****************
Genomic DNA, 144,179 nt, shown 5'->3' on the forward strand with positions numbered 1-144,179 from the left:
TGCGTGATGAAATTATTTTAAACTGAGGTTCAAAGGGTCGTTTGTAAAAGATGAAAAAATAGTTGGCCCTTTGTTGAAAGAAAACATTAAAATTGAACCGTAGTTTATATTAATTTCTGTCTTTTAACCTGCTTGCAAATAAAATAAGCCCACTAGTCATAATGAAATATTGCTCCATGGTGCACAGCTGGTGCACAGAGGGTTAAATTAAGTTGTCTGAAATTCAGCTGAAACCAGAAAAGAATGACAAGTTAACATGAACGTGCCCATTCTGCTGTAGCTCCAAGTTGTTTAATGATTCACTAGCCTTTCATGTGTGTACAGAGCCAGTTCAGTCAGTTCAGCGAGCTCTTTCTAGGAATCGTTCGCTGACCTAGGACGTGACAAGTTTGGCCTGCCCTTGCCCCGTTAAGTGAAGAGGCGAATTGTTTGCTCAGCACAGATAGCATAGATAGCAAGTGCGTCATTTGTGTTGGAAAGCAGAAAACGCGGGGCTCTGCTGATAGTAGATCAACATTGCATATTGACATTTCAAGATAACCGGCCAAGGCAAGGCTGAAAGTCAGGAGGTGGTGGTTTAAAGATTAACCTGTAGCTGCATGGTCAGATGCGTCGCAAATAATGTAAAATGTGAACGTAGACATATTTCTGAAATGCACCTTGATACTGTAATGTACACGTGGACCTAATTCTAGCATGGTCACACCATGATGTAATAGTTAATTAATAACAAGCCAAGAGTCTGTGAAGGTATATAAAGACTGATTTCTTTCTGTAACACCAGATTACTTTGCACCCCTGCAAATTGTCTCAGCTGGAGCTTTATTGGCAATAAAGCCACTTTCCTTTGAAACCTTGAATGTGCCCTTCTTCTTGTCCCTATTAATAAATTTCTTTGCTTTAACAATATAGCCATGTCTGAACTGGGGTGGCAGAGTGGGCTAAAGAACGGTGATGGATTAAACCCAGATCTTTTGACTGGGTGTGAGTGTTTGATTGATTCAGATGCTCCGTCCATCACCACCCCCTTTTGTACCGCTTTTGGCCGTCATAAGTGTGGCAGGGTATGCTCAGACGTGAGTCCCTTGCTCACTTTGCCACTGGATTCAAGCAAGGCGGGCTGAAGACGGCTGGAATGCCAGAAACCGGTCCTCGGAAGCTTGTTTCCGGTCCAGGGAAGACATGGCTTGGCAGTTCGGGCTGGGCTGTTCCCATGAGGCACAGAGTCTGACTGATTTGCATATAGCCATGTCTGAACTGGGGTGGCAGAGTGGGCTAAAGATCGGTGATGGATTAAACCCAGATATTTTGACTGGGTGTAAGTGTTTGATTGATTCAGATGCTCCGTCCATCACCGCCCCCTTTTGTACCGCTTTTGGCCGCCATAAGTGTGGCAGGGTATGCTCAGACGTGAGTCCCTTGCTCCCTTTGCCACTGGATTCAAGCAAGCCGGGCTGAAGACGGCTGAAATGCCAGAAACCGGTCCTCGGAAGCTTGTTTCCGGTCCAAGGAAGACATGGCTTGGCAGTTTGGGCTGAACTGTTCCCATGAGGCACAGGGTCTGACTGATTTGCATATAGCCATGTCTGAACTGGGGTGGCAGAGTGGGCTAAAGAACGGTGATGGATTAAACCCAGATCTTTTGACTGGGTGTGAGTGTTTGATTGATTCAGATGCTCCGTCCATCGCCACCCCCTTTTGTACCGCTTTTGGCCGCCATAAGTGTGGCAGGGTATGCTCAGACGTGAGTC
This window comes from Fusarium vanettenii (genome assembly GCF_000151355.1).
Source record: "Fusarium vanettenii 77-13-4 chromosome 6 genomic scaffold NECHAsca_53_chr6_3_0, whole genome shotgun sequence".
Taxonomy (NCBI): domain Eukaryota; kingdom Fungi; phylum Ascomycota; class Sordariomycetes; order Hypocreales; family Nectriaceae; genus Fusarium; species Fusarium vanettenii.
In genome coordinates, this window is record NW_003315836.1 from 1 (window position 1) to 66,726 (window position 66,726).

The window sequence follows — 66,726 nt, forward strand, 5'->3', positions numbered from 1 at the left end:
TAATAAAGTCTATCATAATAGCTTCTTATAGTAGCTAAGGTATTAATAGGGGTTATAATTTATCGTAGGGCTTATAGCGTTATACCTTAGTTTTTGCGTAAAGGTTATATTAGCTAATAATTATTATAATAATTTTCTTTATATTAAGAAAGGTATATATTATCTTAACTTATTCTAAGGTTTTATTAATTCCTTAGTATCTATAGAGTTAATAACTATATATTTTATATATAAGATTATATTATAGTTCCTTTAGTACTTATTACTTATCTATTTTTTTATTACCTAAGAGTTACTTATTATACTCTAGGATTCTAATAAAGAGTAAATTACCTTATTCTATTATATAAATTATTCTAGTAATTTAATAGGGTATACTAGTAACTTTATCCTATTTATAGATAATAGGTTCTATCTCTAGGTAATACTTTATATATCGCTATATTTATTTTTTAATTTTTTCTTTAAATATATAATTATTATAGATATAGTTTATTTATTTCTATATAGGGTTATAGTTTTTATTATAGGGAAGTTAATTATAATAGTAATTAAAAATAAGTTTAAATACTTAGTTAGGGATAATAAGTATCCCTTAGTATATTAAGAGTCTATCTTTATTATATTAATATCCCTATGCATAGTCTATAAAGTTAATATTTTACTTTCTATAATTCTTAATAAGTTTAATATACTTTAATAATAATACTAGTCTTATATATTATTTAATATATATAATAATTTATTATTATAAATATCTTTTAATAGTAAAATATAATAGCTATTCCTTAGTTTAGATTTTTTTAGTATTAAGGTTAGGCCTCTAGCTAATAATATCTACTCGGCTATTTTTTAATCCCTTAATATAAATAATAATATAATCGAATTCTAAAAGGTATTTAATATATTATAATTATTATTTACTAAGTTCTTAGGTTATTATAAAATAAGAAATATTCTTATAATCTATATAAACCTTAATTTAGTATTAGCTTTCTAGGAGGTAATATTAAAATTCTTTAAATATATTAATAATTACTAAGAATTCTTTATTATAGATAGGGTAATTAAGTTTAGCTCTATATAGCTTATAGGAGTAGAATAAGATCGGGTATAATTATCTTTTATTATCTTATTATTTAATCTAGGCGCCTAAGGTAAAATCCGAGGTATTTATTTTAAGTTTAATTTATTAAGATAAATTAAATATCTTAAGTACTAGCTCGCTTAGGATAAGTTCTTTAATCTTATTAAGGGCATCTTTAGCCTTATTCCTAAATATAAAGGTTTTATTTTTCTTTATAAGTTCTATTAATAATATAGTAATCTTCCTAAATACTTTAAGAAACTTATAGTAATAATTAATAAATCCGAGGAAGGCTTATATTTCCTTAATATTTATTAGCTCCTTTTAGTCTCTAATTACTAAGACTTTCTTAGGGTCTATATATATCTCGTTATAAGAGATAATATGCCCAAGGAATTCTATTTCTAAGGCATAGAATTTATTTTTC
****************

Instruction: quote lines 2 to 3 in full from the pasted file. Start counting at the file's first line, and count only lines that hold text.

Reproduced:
TGCGTGATGAAATTATTTTAAACTGAGGTTCAAAGGGTCGTTTGTAAAAGATGAAAAAATAGTTGGCCCTTTGTTGAAAGAAAACATTAAAATTGAACCGTAGTTTATATTAATTTCTGTCTTTTAACCTGCTTGCAAATAAAATAAGCCCACTAGTCATAATGAAATATTGCTCCATGGTGCACAGCTGGTGCACAGAGGGTTAAATTAAGTTGTCTGAAATTCAGCTGAAACCAGAAAAGAATGACAAGTTAACATGAACGTGCCCATTCTGCTGTAGCTCCAAGTTGTTTAATGATTCACTAGCCTTTCATGTGTGTACAGAGCCAGTTCAGTCAGTTCAGCGAGCTCTTTCTAGGAATCGTTCGCTGACCTAGGACGTGACAAGTTTGGCCTGCCCTTGCCCCGTTAAGTGAAGAGGCGAATTGTTTGCTCAGCACAGATAGCATAGATAGCAAGTGCGTCATTTGTGTTGGAAAGCAGAAAACGCGGGGCTCTGCTGATAGTAGATCAACATTGCATATTGACATTTCAAGATAACCGGCCAAGGCAAGGCTGAAAGTCAGGAGGTGGTGGTTTAAAGATTAACCTGTAGCTGCATGGTCAGATGCGTCGCAAATAATGTAAAATGTGAACGTAGACATATTTCTGAAATGCACCTTGATACTGTAATGTACACGTGGACCTAATTCTAGCATGGTCACACCATGATGTAATAGTTAATTAATAACAAGCCAAGAGTCTGTGAAGGTATATAAAGACTGATTTCTTTCTGTAACACCAGATTACTTTGCACCCCTGCAAATTGTCTCAGCTGGAGCTTTATTGGCAATAAAGCCACTTTCCTTTGAAACCTTGAATGTGCCCTTCTTCTTGTCCCTATTAATAAATTTCTTTGCTTTAACAATATAGCCATGTCTGAACTGGGGTGGCAGAGTGGGCTAAAGAACGGTGATGGATTAAACCCAGATCTTTTGACTGGGTGTGAGTGTTTGATTGATTCAGATGCTCCGTCCATCACCACCCCCTTTTGTACCGCTTTTGGCCGTCATAAGTGTGGCAGGGTATGCTCAGACGTGAGTCCCTTGCTCACTTTGCCACTGGATTCAAGCAAGGCGGGCTGAAGACGGCTGGAATGCCAGAAACCGGTCCTCGGAAGCTTGTTTCCGGTCCAGGGAAGACATGGCTTGGCAGTTCGGGCTGGGCTGTTCCCATGAGGCACAGAGTCTGACTGATTTGCATATAGCCATGTCTGAACTGGGGTGGCAGAGTGGGCTAAAGATCGGTGATGGATTAAACCCAGATATTTTGACTGGGTGTAAGTGTTTGATTGATTCAGATGCTCCGTCCATCACCGCCCCCTTTTGTACCGCTTTTGGCCGCCATAAGTGTGGCAGGGTATGCTCAGACGTGAGTCCCTTGCTCCCTTTGCCACTGGATTCAAGCAAGCCGGGCTGAAGACGGCTGAAATGCCAGAAACCGGTCCTCGGAAGCTTGTTTCCGGTCCAAGGAAGACATGGCTTGGCAGTTTGGGCTGAACTGTTCCCATGAGGCACAGGGTCTGACTGATTTGCATATAGCCATGTCTGAACTGGGGTGGCAGAGTGGGCTAAAGAACGGTGATGGATTAAACCCAGATCTTTTGACTGGGTGTGAGTGTTTGATTGATTCAGATGCTCCGTCCATCGCCACCCCCTTTTGTACCGCTTTTGGCCGCCATAAGTGTGGCAGGGTATGCTCAGACGTGAGTC
This window comes from Fusarium vanettenii (genome assembly GCF_000151355.1).